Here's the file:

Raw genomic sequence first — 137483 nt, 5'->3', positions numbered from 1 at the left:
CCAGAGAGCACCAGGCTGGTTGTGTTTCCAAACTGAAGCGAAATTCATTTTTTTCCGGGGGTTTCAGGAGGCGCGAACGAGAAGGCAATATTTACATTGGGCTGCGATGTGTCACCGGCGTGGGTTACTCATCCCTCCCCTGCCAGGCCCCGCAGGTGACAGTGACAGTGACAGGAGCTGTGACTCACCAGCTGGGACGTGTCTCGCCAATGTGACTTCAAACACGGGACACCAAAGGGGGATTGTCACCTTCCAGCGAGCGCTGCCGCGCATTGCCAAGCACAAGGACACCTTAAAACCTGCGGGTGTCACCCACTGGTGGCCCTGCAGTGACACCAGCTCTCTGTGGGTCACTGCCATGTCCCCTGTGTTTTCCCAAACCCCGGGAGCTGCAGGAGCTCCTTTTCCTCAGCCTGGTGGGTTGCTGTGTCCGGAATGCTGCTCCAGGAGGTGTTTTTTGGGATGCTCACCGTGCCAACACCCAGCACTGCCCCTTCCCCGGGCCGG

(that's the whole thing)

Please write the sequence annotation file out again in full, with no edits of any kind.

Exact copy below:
Raw genomic sequence first — 137483 nt, 5'->3', positions numbered from 1 at the left:
CCAGAGAGCACCAGGCTGGTTGTGTTTCCAAACTGAAGCGAAATTCATTTTTTTCCGGGGGTTTCAGGAGGCGCGAACGAGAAGGCAATATTTACATTGGGCTGCGATGTGTCACCGGCGTGGGTTACTCATCCCTCCCCTGCCAGGCCCCGCAGGTGACAGTGACAGTGACAGGAGCTGTGACTCACCAGCTGGGACGTGTCTCGCCAATGTGACTTCAAACACGGGACACCAAAGGGGGATTGTCACCTTCCAGCGAGCGCTGCCGCGCATTGCCAAGCACAAGGACACCTTAAAACCTGCGGGTGTCACCCACTGGTGGCCCTGCAGTGACACCAGCTCTCTGTGGGTCACTGCCATGTCCCCTGTGTTTTCCCAAACCCCGGGAGCTGCAGGAGCTCCTTTTCCTCAGCCTGGTGGGTTGCTGTGTCCGGAATGCTGCTCCAGGAGGTGTTTTTTGGGATGCTCACCGTGCCAACACCCAGCACTGCCCCTTCCCCGGGCCGG